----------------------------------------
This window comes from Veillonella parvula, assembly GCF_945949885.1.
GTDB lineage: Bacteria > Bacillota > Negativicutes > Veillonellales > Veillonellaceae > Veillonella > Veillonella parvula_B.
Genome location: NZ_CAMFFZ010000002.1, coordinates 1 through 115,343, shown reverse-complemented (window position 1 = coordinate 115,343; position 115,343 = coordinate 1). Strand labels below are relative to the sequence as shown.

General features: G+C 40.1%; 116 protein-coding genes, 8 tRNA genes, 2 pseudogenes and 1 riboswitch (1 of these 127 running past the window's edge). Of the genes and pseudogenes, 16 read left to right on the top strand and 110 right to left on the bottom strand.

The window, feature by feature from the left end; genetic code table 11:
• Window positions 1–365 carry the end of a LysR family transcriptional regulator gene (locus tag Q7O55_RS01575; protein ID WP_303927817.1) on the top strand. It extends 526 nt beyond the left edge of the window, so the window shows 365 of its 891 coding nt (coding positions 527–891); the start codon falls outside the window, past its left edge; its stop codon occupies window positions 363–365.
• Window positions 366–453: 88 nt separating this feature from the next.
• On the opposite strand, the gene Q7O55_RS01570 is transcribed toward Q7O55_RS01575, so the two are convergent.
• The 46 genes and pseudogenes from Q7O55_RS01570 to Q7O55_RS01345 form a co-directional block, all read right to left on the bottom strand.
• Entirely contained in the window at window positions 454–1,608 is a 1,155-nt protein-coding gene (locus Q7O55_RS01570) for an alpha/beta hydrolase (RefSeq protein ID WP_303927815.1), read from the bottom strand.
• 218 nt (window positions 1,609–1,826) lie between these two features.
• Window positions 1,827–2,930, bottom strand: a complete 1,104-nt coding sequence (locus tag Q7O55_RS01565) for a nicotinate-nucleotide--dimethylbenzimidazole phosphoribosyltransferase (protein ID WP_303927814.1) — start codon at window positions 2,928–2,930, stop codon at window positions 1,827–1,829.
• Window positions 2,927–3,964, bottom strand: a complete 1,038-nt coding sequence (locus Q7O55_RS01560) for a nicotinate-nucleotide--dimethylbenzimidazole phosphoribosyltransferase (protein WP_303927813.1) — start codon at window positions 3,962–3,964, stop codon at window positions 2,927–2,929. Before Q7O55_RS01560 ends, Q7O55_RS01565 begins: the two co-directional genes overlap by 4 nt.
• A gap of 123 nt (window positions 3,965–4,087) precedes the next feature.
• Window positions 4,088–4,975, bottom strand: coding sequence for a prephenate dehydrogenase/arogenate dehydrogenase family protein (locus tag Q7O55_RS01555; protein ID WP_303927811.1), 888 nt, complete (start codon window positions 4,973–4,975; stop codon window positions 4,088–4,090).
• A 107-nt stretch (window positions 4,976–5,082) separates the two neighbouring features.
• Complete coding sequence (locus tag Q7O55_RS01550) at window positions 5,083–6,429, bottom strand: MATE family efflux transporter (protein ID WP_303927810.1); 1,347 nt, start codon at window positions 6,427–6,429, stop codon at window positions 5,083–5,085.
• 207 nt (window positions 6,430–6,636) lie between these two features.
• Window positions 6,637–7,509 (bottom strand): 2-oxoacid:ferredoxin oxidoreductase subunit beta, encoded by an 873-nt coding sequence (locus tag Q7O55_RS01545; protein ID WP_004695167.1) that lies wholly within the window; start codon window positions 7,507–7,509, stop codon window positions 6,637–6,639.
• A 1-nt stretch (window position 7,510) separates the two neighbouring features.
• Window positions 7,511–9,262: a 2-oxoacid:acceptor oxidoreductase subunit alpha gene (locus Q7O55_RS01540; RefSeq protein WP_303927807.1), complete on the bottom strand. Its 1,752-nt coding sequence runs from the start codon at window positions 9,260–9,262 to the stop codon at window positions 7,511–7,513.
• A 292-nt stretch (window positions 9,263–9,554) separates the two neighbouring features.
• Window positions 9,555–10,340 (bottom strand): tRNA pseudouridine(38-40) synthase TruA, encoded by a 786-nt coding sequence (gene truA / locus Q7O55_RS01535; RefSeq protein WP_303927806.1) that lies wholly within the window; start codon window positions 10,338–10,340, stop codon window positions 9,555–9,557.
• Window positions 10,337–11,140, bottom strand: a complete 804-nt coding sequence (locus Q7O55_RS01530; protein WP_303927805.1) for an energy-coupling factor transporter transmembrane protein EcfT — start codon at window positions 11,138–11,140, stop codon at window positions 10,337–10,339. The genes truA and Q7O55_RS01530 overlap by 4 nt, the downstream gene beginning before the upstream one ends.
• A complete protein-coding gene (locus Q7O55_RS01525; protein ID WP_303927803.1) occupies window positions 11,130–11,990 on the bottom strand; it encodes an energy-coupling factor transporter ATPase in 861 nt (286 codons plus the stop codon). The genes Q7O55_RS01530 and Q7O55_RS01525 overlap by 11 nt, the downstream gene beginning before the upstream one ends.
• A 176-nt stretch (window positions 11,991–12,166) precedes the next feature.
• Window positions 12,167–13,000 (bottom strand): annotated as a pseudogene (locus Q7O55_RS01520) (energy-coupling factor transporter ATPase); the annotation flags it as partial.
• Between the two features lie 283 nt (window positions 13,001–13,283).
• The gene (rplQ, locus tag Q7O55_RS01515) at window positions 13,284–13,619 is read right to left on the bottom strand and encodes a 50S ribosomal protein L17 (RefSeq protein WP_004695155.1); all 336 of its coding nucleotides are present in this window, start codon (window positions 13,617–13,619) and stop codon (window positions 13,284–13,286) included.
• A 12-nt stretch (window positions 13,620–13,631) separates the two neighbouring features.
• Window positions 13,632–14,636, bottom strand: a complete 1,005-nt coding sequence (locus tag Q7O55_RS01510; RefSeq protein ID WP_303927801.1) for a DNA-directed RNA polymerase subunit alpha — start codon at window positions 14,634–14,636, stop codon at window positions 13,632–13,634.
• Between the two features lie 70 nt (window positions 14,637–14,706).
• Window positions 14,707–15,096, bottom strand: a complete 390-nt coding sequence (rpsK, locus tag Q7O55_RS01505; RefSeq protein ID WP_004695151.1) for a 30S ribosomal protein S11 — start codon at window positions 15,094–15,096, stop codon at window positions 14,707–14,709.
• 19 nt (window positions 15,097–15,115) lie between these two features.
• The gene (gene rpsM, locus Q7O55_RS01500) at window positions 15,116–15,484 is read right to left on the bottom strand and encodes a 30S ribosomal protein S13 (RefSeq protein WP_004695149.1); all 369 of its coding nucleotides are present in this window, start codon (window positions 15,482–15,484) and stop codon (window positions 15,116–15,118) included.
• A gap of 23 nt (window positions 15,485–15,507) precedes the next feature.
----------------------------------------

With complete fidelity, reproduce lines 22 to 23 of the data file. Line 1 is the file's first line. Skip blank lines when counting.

• A 292-nt stretch (window positions 9,263–9,554) separates the two neighbouring features.
• Window positions 9,555–10,340 (bottom strand): tRNA pseudouridine(38-40) synthase TruA, encoded by a 786-nt coding sequence (gene truA / locus Q7O55_RS01535; RefSeq protein WP_303927806.1) that lies wholly within the window; start codon window positions 10,338–10,340, stop codon window positions 9,555–9,557.